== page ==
Goodfellas and Casino were glamorously visceral depictions of gangster life. The Irishman, following the rise of mob fixer Frank Sheeran, might seem like a companion piece. But it has more in common with Scorsese’s recent movie, Silence. It’s not so much about the actions of evil men as the reasons for them. What price morality, spirituality? Why gain the whole world only to forfeit your soul? It’s like a Bosch painting come to life.
Framed in multiple flashbacks, the aged, wheel-chair bound Frank Sheeran (Robert de Niro) is finally telling his story after years of keeping schtum. Spooling back and forth from the 50s to the 70s, we see Frank’s encounter with his gangster mentor, Russell Bufalino (Joe Pesci), and his transition from handler to hitman to trade union honcho. But who’s Frank’s better friend, Russ or the charismatic union bigshot Jimmy Hoffa (Al Pacino)?
At three hours twenty minutes, The Irishman is a big ask. Netflix gave Scorsese a greater running time than cinemas would usually tolerate. And it’s entirely appropriate to the film. Taking time to let the relationships build and brew heightens what’s at stake. A multi-threaded tapestry is woven together, then slowly, tensely unpicked.
De Niro. Pacino. Pesci. It’s a killer cast. Pesci is quietly menacing, less keenly frightening than in Goodfellas, but Frank’s young daughter senses the evil in him from the off. De Niro is suitably inscrutable, a closed book. But it’s Pacino who burns the screen with a wildfire performance, possibly the best of his career. Every movement and word rings true. His word-play face-offs with rival union-mobster Tony Provenzano (Stephen Graham) are also fabulously funny. “How come every mobster’s called Tony?”, cracks Hoffa.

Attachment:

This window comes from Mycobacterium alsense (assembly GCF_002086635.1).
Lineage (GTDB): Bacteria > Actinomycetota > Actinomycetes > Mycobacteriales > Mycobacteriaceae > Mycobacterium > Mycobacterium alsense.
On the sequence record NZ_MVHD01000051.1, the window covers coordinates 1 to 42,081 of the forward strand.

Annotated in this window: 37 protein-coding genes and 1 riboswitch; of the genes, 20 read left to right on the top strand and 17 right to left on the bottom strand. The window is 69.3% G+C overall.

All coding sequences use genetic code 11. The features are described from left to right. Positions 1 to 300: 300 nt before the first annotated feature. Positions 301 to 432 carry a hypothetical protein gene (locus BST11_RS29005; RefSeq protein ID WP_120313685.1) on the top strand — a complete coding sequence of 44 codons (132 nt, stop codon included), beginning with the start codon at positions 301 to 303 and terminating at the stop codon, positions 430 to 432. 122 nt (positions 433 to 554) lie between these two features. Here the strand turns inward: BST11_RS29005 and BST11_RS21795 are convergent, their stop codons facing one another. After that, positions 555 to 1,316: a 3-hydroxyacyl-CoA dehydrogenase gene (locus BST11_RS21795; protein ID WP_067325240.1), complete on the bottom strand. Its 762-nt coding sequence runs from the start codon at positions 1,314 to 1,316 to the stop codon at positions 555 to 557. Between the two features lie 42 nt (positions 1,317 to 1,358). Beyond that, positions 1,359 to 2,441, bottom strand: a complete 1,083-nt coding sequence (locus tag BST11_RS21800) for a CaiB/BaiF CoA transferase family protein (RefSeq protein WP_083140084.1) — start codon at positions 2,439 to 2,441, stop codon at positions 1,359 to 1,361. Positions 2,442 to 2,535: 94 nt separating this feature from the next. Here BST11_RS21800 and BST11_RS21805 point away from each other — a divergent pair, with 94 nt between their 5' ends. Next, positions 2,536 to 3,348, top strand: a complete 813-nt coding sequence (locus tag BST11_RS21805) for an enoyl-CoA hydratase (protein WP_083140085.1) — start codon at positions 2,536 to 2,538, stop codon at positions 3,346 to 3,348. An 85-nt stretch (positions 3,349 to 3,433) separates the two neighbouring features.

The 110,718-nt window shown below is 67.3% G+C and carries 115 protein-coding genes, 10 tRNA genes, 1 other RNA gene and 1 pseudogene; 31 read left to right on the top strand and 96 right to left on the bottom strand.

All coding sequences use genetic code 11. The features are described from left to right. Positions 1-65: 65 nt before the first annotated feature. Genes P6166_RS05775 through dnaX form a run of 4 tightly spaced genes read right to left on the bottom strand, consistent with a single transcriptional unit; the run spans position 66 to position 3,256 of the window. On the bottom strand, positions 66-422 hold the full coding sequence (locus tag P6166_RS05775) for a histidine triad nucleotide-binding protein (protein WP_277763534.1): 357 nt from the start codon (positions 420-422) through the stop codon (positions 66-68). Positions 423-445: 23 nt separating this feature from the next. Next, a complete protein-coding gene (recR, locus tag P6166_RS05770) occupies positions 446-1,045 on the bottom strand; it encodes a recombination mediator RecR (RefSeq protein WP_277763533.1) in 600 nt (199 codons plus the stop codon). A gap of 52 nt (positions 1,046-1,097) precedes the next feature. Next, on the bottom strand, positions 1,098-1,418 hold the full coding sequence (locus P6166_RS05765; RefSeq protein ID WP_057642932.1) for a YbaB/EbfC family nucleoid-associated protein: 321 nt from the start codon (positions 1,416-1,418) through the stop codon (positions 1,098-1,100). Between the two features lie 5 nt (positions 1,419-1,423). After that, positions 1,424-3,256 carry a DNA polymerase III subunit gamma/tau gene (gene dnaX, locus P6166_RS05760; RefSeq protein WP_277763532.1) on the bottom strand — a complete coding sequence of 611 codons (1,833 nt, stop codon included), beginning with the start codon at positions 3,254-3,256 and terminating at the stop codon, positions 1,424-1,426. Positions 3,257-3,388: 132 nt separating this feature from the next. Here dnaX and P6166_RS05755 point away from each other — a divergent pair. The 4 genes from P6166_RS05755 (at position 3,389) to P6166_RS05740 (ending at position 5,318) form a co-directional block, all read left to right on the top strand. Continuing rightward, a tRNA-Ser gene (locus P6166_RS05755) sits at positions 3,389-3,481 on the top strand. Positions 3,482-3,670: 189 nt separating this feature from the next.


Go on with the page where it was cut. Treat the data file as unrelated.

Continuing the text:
Scorsese has always found the comedy-of-the-absurd in the gangster world. And the editing, as much as De Niro’s voiceover and the script from Steve Zaillian (Schindler’s List, Moneyball), is laugh-out-loud in places. Soon as a mobster appears, titles pop up telling us when he was offed and how. Rival car blow-ups are like Laurel and Hardy’s Tit for Tat.
Reactions, not actions, are at the core of it. Frank’s daughter (luminous Lucy Gallina, Boardwalk Empire) witnesses her father’s explosive violence when a shopkeeper lays his hand on her. Her silent moral judgement is like a splinter in the soul for Frank. Particular when the grown-up Peggy (Anna Paquin, True Blood) refuses to speak to him. And shuts her bank kiosk when a frail Frank pretends to be a customer just to see her.
Some cite silence in female characters as downplaying their agency. Not here. Cordelia-like, Peggy’s eyes and looks carry the heart of the movie. Even to her admiration for Hoffa. Like a Jacobean play, Scorsese imbues The Irishman with the pervasive sense of goodness, conscience and judgement, even as the main players deal in death and dirty tricks, stitching-up the country, each other and, ultimately, themselves.
A cinema movie? Certainly. Netflix watchers breaking it into bits will forfeit the immersive experience of the serpentine plotting and pressure-cooker pay-off. Tough on the body, it’s salve for the soul.